What's a Cybathlon?

A version of this robotic prosthesis will be competing in the 2016 Cybathlon.
A version of this robotic prosthesis will be competing in the 2016 Cybathlon.
Image courtesy ETH Zurich, SMS Lab

Whether we're talking about A-Rod or Lance Armstrong, the choices of professional athletes have left a lot of us sports fans griping about "performance enhancements." We like our sports pure and our competitions an untarnished testament to the strength of the human body.

Unless, of course, those bodies are wearing fully functioning robotic exoskeletons while they compete. That we can get behind.

In October 2016, a competition called the Cybathlon will take place in Zurich, Switzerland, that's intended to showcase not only the talents of racing pilots (the term coined for parathletes who use assistive devices) but also the advanced robotics and engineering designed to make them stronger, faster and more agile. In fact, if a pilot wins a competition, both the pilot and the company or lab behind the assistive technology will have a medal hanging around their necks.

The sporting event arose courtesy of the Swiss National Center of Competence in Research (NCCR) Robotics to develop more assistive technologies for the people who need them and to explore what can happen when you mix talented competitors with cutting-edge tech. Superhumans, we hope.

The Cybathlon will have six different disciplines for its pilots, some of them probably familiar to us, but that doesn't mean the technology will be. For instance, the leg prosthetics race won't just feature the blades we're familiar with on Olympic sprinter Oscar Pistorius, although commercially available tech and research prototypes are fair game. Instead, they'll showcase runners wearing exoprosthetic devices, or ones worn externally, that can have powered joints. (Just no combustion engines, the rules are sure to specify.) The race involves a quick sprint and an obstacle course of stairs, slopes, gravel -- even a teeter-totter -- to test the functioning superiority of the device and the pilot's skill.

But let's look a little closer at the competition and technology in the five other Cybathlon events to get an idea of what the future of robotics and engineering can bring to athletes – and society at large.

The Bionic Olympics

Drawing of the Cybathlon's powered arm prosthesis event in action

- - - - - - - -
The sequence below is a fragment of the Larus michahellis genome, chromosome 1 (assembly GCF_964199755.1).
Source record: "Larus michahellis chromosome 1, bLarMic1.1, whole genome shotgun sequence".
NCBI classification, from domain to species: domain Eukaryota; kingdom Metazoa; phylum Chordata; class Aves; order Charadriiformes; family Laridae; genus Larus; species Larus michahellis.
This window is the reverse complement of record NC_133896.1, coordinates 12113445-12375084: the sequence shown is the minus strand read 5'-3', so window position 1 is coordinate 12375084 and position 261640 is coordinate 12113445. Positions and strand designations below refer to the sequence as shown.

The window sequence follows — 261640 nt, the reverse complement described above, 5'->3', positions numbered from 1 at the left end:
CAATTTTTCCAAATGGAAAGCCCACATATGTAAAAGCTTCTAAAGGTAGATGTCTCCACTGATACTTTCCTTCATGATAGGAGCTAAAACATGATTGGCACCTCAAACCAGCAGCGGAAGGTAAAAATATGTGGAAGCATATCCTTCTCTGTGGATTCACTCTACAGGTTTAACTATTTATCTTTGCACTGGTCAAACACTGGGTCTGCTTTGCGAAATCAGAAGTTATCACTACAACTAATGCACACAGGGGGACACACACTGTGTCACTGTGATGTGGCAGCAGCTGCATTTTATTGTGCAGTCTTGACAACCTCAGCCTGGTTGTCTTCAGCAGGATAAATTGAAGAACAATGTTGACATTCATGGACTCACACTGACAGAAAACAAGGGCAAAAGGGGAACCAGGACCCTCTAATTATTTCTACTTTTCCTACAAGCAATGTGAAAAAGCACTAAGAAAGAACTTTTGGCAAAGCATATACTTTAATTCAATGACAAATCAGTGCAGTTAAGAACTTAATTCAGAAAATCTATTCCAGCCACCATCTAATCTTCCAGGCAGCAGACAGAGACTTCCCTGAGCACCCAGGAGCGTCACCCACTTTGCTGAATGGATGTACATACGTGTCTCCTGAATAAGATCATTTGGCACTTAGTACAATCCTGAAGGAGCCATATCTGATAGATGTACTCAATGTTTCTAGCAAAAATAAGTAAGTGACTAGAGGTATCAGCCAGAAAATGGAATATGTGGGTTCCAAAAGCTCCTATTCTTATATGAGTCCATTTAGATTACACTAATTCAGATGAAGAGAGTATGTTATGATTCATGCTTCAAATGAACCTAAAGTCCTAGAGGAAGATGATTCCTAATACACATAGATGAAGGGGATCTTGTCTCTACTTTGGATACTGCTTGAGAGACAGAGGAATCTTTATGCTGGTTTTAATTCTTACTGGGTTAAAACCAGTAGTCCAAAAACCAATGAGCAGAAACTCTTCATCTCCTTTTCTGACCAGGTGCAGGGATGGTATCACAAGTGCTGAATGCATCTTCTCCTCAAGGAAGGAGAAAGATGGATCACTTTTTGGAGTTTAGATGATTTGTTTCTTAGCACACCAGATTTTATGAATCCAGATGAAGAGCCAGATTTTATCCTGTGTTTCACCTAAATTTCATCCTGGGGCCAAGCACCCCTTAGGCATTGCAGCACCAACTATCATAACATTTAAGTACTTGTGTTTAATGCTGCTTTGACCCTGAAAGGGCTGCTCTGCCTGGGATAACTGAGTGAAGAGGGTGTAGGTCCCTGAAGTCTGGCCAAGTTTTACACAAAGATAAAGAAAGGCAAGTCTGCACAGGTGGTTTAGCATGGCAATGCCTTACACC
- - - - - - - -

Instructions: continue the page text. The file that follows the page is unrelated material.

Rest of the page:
Drawing of the Cybathlon's powered arm prosthesis event in action

The Cybathlon's proposed disciplines each speak to a different technological challenge and will use a pilot with impairments specific to the discipline. Although the competition has drafted guidelines for the technology that can be used, the actual devices and equipment are still being developed (and are sure to be awesome).

The event for powered arm prostheses will test dexterity by using a conductive wire loop to carefully follow another wire; if the wires touch, a signal will go off indicating the participant has to start over (looking at the accompanying picture gives you a good idea of how this will go). Pilots will also handle objects that require different grips; a pilot must use one object to reach the next. The pilots for this competition must have a forearm amputation, and will use an actuated exoprosthetic device that's fully autonomous. (An actuator is just the part that makes the device capable of movement. A motor is a typical example.)

Then there's the functional electronic stimulation bike race, where pilots who have spinal cord injuries will ride bikes powered by electronic stimulation to their legs. These bikes use small electrical pulses to stimulate muscle movement, allowing paraplegic or quadriplegic pilots to pedal. The athletes will compete in both a sprint and an endurance race using the cycles.

Next up is the powered exoskeleton race, which also will feature an obstacle course. The pilot must have a spinal cord injury and be outfitted with a full exoskeleton device that will allow pilots with leg paralysis to physically walk through the course. And remember the technology must be fully operated by the pilot: no remote-controlled action from another person.

The powered wheelchair race involves an obstacle course, too. Although it's for people who are regular wheelchair users, don't expect "regular" wheelchairs. They're fully powered and will have to navigate a course of steps, elevations and various road surfaces, among other things. The pilots will have total control over the chair.

Sketch of the Cybathlon's proposed brain-computer interface race

The final discipline might really blow your mind. The brain-computer interface race is straight out of science fiction. The pilots must have complete loss of motor function below the neck, and thus have severe spinal cord injuries. So how the heck are they going to compete against each other in a computer game that simulates either a horse or car race?

The pilots will be racing with their minds. Seriously. Brain-computer interfaces allow a person's "thoughts" -- translated from an electroencephalograph (EEG) that measures electrical activity in your brain -- to coordinate with a specific function of a computer or machine. So software can "learn" the EEG pattern you make when thinking about moving your hand to the left -- and move the hand on the screen, in turn.

Intrigued? You can buy your tickets in 2016.

Author's Note: What's a Cybathlon?

To learn more about the Cybathlon, I'd encourage you to visit the Web site. It's hard to imagine what some of the technology looks like when it hasn't been fully released yet, and the site has interesting conceptual renderings of the prospective competitive technology.

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